My main hobby is editing, which is great because it’s also part of my job and a source of extra income. I enjoy listening to music, R and B and pop being my favorite. After a long hiatus, I started writing songs again with my good friend Johnny. He performs some of them in clubs throughout Los Angeles. I play guitar which has become a lot more difficult because of arthritis in my left hand. I walk everyday for about 30-40 minutes. I ride my bike around down and attend yoga classes twice a week. I worry too much and have been working on reducing my anxiety. I enjoy reading. I love biographies, histories and suspense novels. My favorite book lately is “Unbroken.” What takes up most of my leisure time is watching movies. Films are my great escape. I especially love foreign films because I learn so much about other cultures.
The International Youth Media Summit is like a two week performance art piece. Each Summit has its own personality; always interesting, life changing and dramatic. Meeting people from all over the world takes me out of my routine and opens my mind and heart in ways I never imagined. It has made me want to be a better person. Coming from an Irish Catholic background i’ve been conditioned to not get overly emotional. At the Summit, all that reserve disappears. The first picture is me with blues singer/guitarist Tony Sheridan, who recorded with the Beatles in Hamburg, Germany. The second picture me with an actress from the film “12 Years a Slave.” the third photo is me with Pete Best, the Beatle’s original drummer.
James Gleason, Video/Film Instructor
James Gleason has been teaching video/film since 1979. Over the years he has worked diligently to incorporate the art and science of filmmaking into the Language Arts and Fine Arts curriculums.
After graduating with an M.A. degree from the State University of New York at Buffalo, James Gleason worked as a reporter for the Gannet Newspaper chain. In 1989, he began teaching film and video at Pacoima Middle School Performing Arts Magnet overseeing the production of many award winning student video projects, some of which were broadcast nationwide.
Mr. Gleason worked on a committee at the Academy of Television Arts and Sciences creating “A Framework for Teaching and Learning Through the Arts and Technologies of Television.” This book, created by professionals from the television industry and teachers provides “instructional strategies” that integrates the study of television as an art form and the national learning standards .
For the past several years, Mr. Gleason has been an instructor and producer at the summer filmmaking “boot camps” sponsored by the Academy of Motion Pictures Arts and Sciences and held at the C.B.S. Studios and Cleveland High.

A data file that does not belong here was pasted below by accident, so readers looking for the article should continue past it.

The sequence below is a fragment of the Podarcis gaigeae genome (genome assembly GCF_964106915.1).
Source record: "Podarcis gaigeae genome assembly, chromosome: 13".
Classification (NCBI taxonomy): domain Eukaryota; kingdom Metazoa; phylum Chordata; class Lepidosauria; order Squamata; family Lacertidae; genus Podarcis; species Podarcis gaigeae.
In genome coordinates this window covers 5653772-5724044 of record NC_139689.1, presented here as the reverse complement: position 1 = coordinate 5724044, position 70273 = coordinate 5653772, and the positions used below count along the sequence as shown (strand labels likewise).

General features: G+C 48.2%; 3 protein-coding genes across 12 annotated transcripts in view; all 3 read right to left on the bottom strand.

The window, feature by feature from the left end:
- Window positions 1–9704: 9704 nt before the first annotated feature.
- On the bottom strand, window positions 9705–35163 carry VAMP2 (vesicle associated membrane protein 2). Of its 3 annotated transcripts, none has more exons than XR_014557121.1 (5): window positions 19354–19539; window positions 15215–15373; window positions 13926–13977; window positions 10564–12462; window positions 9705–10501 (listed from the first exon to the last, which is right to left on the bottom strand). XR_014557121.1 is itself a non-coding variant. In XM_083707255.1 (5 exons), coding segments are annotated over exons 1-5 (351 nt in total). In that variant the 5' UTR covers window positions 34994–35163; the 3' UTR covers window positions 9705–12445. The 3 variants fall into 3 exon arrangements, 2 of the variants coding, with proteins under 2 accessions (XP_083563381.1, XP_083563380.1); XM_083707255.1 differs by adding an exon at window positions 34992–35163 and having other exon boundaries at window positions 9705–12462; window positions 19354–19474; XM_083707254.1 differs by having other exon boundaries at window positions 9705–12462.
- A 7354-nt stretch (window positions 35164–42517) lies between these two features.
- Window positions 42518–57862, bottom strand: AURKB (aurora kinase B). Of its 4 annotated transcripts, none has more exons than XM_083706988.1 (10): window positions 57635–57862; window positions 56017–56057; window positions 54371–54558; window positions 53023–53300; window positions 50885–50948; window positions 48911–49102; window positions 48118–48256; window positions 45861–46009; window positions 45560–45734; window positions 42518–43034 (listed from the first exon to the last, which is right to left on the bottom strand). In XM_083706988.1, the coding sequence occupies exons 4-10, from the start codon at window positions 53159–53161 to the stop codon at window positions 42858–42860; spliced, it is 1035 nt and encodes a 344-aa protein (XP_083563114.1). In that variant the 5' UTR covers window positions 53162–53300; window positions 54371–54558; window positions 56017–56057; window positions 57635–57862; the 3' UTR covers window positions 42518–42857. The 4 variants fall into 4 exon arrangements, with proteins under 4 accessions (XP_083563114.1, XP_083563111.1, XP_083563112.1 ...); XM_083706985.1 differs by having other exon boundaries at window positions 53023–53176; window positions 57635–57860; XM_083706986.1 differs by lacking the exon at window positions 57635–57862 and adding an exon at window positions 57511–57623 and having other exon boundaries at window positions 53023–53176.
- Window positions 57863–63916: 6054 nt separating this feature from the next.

He worked at Workforce LA , a nonprofit educational support group, helping to create nine Media Academies in the Los Angeles schools.
At the Museum of Television and Radio in Beverly Hills, Mr. Gleason helped organize a series of hands-on filmmaking workshops where students and teachers learned from industry professionals.
Mr. Gleason co-founded Next Generation Productions and served as its creative director. This non profit student production company produced a 16 millimeter feature length film,”Common Bonds” which was screened at the 1997 Sundance Film Festival. Along with cofounder and Executive Producer, Evelyn Seubert, Mr. Gleason spent three years working with 50 middle and high school students to create the first feature length film made entirely by teenagers. It was at Pacoima Middle School where the idea for “Common Bonds” was hatched. In 1994, after his students returned from a yearly trip to the Sundance Film Festival where they met with Robert Redford, they were motivated to make a film of their own. Next Generation Productions also produced “Pass It On” a 35 millimeter public service announcement
Gleason produced 25 episodes of “Video Parade” which introduced young video makers and their works to the Southern California audience. It aired on cable networks as well as the local PBS station. He has also produced P.S.A.’s for the Los Angeles Fire Department and the Salvation Army. He has lectured and given workshops all over California.
Gleason has been working at the Cleveland High Media Academy since 2002. He is charge of production for the Teen International Media Exchange (TIME) projects and the International Youth Media Summit (IYMS). Both international organizations have been working with young people around the world creating films about global issues. At Cleveland, Gleason was also the master teacher for “Breaking Boundaries,” a pilot program sponsored by Very Special Arts (VSA) in Washington D.C. .
Student films from Cleveland have been screened in countless festivals and have won many awards, including: Video in the Classroom (VIC); student Emmys; NHRA Media Competition; Best Art Direction and Outstanding Drama at the Santa Barbara International Student Film Festival; and the Friar’s Club competition. Projects have screened in the Los Angeles International Film Festival, the Voice of Youth Media Showcase in Sacramento and the U.S. Latino Experience at Cal State Northridge.
In addition to the numerous award his students have received over the years, James Gleason has taken home many awards for his independent efforts. He has won two American Film Institute “Visions of USA” awards and took first prize in the National Educational Film and Video Festival. He also won the Videomaker of the Year award from Videomaker Magazine, took first place in the Bravo/United Artist Cable video contest, and was a finalist in the Hometown USA Video Festival. In 1995 he was named “Teacher of the Year” by the FHP Medical Care Foundation.